"....... seek to harness the potential of the UK’s home-grown inventors and stimulate user led innovation by launching a challenge prize programme. This prize, which will be piloted through the NESTA Challenge Prize Centre, will help inform our support to the ‘everyday entrepreneurs’ operating in companies and at home – such as through supporting enabling environments, incubators and maker spaces." 
If this commitment can be taken at face value and followed through it would be a very welcome development indeed. For far too long Britain's inventors have been ignored and in some instances disparaged but they could be an important contributor to industrial regeneration.

Other countries that have to make their way in the world outside large trading blocs such as Korea and Israel encourage their inventors. The Korea Invention Promotion Association ("KIPA"), which shares an office block in Seoul called the Korea Intellectual Property Service Centre with the Korea Intellectual Property Office, the Korea Intellectual Property Institute, The Technology Transfer Centre and related agencies has a slogan: "One Korean, one invention." If we are to emulate Korea which has a slightly smaller population in an even smaller land area than the UK we have to do the same and with all due respect to NESTA and the DBEIS it will take more than the Challenge Prize Centre.

A bit more action is promised in the next commitment though except for the proposal to station IPO representatives in the Midlands and the North it is very vague:
"We are reviewing how to maximise the incentives created by the Intellectual Property system to stimulate collaborative innovation and licensing opportunities – including considering the opening up of registries to facilitate licensing deals and business to business model agreements to support collaboration. We will place Intellectual Property Office representatives in key UK cities - starting with pilots in the Northern Powerhouse and Midlands Engine to build local capability to commercialise intellectual property."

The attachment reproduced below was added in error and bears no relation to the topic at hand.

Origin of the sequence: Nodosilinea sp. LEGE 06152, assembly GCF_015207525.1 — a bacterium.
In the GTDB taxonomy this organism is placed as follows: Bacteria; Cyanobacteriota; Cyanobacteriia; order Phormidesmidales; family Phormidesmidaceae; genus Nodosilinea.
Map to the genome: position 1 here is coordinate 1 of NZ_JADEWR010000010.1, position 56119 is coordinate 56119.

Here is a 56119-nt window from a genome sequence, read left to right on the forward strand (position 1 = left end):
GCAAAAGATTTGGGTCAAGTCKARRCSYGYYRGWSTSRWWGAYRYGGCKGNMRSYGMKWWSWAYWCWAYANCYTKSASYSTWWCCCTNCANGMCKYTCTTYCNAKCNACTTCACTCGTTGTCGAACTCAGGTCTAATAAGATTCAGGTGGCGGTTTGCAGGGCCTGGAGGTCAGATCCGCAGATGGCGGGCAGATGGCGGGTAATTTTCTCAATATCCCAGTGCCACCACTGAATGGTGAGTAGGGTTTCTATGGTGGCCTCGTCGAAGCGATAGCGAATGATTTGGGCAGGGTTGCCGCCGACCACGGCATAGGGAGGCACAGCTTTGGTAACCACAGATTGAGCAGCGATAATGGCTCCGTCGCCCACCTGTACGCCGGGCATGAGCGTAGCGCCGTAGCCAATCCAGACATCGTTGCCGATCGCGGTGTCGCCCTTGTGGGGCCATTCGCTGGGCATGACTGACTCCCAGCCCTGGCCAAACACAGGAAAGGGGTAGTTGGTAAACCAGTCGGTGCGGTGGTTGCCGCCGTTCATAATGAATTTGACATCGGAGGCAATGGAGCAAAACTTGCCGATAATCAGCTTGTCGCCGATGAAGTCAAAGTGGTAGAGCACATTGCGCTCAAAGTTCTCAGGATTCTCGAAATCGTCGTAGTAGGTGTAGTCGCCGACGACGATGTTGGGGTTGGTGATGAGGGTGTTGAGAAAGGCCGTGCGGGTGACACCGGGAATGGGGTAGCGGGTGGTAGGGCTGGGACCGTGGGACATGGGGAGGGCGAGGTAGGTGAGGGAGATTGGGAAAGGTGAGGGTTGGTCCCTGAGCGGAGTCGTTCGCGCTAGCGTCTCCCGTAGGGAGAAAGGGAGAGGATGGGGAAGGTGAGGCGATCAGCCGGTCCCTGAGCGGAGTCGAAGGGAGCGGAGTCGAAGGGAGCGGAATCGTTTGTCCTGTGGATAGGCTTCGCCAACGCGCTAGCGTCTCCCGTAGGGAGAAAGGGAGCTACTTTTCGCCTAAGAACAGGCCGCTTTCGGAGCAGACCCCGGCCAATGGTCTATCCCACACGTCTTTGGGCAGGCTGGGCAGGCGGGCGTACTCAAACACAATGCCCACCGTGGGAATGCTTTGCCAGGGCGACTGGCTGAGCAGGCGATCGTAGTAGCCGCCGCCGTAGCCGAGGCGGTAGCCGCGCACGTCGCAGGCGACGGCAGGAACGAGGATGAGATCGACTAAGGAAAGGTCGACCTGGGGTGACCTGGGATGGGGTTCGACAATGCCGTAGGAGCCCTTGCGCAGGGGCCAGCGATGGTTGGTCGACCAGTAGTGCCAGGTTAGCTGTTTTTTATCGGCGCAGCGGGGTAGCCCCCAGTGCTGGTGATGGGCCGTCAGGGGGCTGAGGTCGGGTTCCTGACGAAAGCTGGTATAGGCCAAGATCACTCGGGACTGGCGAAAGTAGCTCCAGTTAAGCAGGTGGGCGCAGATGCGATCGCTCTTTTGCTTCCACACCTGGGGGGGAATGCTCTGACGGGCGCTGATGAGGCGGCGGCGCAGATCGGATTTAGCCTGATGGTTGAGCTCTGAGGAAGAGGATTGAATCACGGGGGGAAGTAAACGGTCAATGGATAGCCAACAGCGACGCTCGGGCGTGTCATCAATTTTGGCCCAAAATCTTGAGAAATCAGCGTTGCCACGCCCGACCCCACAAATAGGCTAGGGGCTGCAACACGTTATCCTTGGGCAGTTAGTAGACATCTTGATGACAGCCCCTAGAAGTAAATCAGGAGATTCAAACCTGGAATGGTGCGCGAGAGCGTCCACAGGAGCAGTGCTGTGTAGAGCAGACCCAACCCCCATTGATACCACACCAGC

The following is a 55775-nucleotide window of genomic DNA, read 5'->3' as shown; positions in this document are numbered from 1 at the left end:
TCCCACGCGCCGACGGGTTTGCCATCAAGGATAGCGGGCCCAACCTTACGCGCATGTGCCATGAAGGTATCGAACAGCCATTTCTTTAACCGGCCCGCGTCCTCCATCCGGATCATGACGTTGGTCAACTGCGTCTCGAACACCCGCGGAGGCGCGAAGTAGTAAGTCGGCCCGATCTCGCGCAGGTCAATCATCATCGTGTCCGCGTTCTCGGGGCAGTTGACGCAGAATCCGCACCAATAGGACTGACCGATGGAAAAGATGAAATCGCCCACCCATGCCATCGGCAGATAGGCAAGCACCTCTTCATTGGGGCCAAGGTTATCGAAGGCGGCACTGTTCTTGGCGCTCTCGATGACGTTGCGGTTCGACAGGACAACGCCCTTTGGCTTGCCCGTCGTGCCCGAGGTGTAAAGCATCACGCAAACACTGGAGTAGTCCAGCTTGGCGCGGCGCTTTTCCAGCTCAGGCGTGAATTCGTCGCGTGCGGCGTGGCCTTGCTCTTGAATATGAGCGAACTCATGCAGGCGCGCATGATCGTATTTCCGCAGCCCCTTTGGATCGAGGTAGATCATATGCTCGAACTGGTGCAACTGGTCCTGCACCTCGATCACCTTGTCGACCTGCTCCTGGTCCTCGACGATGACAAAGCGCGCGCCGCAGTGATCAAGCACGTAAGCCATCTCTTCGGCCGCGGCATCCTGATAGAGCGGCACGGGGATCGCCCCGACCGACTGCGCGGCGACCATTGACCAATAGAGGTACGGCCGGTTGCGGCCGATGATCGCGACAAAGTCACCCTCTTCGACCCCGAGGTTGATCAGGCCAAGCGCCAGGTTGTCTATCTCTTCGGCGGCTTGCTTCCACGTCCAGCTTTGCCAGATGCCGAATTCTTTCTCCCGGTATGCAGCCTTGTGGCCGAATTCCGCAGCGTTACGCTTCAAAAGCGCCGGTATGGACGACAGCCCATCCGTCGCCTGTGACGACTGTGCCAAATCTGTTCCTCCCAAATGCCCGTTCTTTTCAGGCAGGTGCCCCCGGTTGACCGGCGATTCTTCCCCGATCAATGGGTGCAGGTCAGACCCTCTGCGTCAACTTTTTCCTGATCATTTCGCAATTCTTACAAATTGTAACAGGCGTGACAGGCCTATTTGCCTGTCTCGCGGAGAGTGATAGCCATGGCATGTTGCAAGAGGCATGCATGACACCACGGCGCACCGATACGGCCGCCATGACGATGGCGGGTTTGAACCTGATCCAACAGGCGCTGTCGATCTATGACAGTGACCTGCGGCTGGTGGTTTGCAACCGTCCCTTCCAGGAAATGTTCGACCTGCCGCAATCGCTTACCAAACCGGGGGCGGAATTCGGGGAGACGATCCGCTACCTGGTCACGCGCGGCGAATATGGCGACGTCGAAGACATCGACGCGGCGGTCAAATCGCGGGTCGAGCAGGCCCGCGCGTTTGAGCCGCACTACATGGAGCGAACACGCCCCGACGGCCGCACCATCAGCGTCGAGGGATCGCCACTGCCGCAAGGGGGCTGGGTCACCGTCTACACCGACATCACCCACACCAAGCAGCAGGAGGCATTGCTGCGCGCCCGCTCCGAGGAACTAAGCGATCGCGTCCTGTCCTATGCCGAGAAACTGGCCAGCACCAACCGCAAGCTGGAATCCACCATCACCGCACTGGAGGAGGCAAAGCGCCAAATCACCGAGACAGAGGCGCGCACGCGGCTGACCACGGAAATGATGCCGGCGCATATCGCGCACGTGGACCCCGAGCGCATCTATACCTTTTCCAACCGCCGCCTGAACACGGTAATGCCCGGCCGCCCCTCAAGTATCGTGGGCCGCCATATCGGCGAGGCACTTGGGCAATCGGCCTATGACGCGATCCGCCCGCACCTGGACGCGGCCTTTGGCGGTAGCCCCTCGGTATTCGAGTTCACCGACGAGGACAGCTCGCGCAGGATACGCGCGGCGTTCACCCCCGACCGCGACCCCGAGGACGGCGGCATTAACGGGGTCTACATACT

Actual progress will probably have to come from inventors and entrepreneurs aided by their professional advisors, but it the commitments appear to signal a change of mood on the part of the government and that's a start

Should anyone wish to discuss this article with me, please call +44 (0)20 7404 5252 during office hours or send me a message through my contact form.

01 November 2016

Applying for Patent Protection through the Patent Co-operation Treaty without a Patent Attorney


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Today the Intellectual Property Office has published a 32-page guide entitled Patent Co-operation Treaty for Private Applicants. A private applicant is someone who wants to apply for a patent without using a patent attorney (also known as "a patent agent").

On the third page of the booklet the following warning appears in capital letters:
"THE PCT SYSTEM IS COMPLEX. YOU ARE STRONGLY ADVISED TO SEEK THE HELP OF A CHARTERED PATENT AGENT."
I endorse that warning. It is not too difficult for a reasonably intelligent and well-educated  business owner to register a design or even a trade mark but obtaining patent prevention is a completely different ball game.

A patent is a monopoly of an invention which is granted only if the invention is new, not obvious, useful and falls outside a number of statutory exceptions and a document known as "the specification" discloses the invention with sufficient clarity and detail for the invention to be made or worked by anyone with the right skills or experience. Drawing up the specification is not easy. If it is too wide it may be invalid and if it is too narrow competitors can often make use of the concept without infringing the patent.  It takes several years of book learning and on the job experience for a graduate in a natural science, engineering or technology to learn how to draft such specifications. If you haven't had that training your chances of getting it right are not good.